SQM Research boss Louis Christopher is the first to admit he got it wrong when he forecast Sydney house prices to surge 11 to 16 per cent in 2017.
“We missed on Sydney this year,” said Mr Christopher who was Australia’s most accurate housing market forecaster the last two years in a row according to The Australian Financial Review.
“The Sydney market was picking steam earlier this year. But APRA acted earlier than we forecasted. Our forecast assumed they would step in the market sometime in the third quarter,” he said.
Indeed, the Australian Prudential Regulation Authority announced at the end of March that it had written to all deposit-taking institutions expecting them cut back on origination of interest-only loans – riskier mortgages favoured by investors – to 30 per cent of total lending.
This, combined with the 10 per cent annual growth limit on overall investor lending already in place, had the almost immediate effect of reducing the participation of investors in the housing market, especially in Sydney where they had dominated, and putting the brakes on rampant house price growth.
With less than a week to go until the end of the year, CoreLogic’s daily index* shows Sydney dwelling prices up a paltry 3.3 per cent, following three months of price falls, a sharp deceleration from the massive 15.9 per cent annual rise recorded by CoreLogic in 2016.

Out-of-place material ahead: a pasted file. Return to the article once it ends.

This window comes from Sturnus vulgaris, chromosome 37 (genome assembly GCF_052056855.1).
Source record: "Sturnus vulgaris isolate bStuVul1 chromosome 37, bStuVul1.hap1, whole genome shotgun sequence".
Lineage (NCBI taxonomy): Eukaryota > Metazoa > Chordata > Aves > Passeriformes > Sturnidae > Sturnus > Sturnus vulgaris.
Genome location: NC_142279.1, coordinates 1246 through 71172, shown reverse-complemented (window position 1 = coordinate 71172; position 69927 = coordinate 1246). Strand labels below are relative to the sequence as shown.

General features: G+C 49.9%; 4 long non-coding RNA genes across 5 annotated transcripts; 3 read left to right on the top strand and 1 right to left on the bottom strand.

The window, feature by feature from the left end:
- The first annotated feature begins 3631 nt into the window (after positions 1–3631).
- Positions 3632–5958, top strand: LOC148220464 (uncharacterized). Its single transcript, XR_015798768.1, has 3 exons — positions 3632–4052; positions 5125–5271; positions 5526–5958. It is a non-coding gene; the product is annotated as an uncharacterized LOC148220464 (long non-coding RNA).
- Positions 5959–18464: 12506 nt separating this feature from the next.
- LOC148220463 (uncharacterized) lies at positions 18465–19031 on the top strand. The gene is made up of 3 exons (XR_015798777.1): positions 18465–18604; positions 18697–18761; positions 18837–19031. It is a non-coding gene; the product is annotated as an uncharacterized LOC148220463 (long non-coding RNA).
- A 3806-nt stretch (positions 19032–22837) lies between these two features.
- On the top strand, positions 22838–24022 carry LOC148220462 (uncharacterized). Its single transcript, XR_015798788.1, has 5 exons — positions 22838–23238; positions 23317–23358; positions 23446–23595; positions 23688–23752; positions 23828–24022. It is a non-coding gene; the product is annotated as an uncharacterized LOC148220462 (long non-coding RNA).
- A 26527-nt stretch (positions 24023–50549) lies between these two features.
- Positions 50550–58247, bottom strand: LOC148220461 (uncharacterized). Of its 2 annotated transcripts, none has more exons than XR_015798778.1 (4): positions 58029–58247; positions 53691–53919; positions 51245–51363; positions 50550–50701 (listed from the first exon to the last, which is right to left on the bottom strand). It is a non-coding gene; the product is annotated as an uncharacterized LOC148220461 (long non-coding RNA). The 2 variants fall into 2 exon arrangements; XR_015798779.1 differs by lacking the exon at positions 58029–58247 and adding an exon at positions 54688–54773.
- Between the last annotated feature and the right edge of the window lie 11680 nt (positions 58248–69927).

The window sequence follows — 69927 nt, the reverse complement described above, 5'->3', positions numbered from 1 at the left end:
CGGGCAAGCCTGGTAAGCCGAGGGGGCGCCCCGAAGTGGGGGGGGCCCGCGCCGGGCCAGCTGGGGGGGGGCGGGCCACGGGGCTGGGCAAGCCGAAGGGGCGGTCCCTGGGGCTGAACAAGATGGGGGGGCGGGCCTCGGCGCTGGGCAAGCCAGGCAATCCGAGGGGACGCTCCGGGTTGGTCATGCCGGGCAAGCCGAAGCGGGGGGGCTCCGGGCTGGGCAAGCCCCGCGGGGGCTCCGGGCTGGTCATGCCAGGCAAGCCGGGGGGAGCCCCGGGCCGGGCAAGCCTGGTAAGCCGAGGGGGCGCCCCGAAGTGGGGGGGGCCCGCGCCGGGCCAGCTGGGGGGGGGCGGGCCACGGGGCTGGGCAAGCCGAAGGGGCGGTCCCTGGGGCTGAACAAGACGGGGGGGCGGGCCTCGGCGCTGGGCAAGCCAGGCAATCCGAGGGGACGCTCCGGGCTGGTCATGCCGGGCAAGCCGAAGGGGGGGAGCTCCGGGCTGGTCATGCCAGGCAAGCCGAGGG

“It’s bit frustrating for us as we did get the direction [of the Sydney market] right,” Mr Christopher said.
SQM Research’s other forecasts are accurate
But with predicting house prices a national obsession, earning those who get it right enormous credibility, Mr Christopher can take heart from getting most of his other forecasts right.
SQM Research tipped capital city house price growth of six to 10 per cent (Corelogic daily index shows a 4.4 per cent rise across its five capital city index) and forecast Melbourne prices to rise 10 to 15 per cent (Corelogic has a gain of nine per cent).
He was also accurate when predicting a three to seven per cent gain in Brisbane (Corelogic: up 2.8 per cent), Adelaide up two to four cent (Corelogic: up three per cent, Canberra up three to seven per cent (Corelogic: up 5.8 per cent to November), Hobart up seven to 12 per cent (Corelogic: up 11.5 per cent to November), Darwin down five to nine per cent (Corelogic: down 5.5 per cent to November) and Perth down 4 to 8 per cent (Corelogic: down 2.3 per cent).
In 2018, Mr Christopher expects house prices to rise between four and eight per cent led by Melbourne (gains of seven to 12 per cent), Hobart (eight to 13 per cent) and Canberra (five to nine per cent). Sydney house prices are forecast to rise four to eight per cent. Perth will tick over into mildly positive territory, with small gains likely in Adelaide and Brisbane.
“Surging population growth is the primary reason why, despite an overvalued Sydney and Melbourne housing market, despite the actions of APRA, we are not having a meaningful correction,” he wrote in SQM Research October Housing Boom and Bust Report.
How did other forecasters fare?
NAB property survey
NAB’s survey of 250 property experts proved a good, if somewhat over bearish forecaster of house price growth in 2017.
It was pretty close forecasting (at the start of the year) capital city house prices to rise 3.4 per cent and was right to expect Melbourne to overtake Sydney as the better performing detached housing market. But NAB’s forecast of a 5.6 per cent rise in Melbourne underplayed the Victorian capital’s much stronger surge.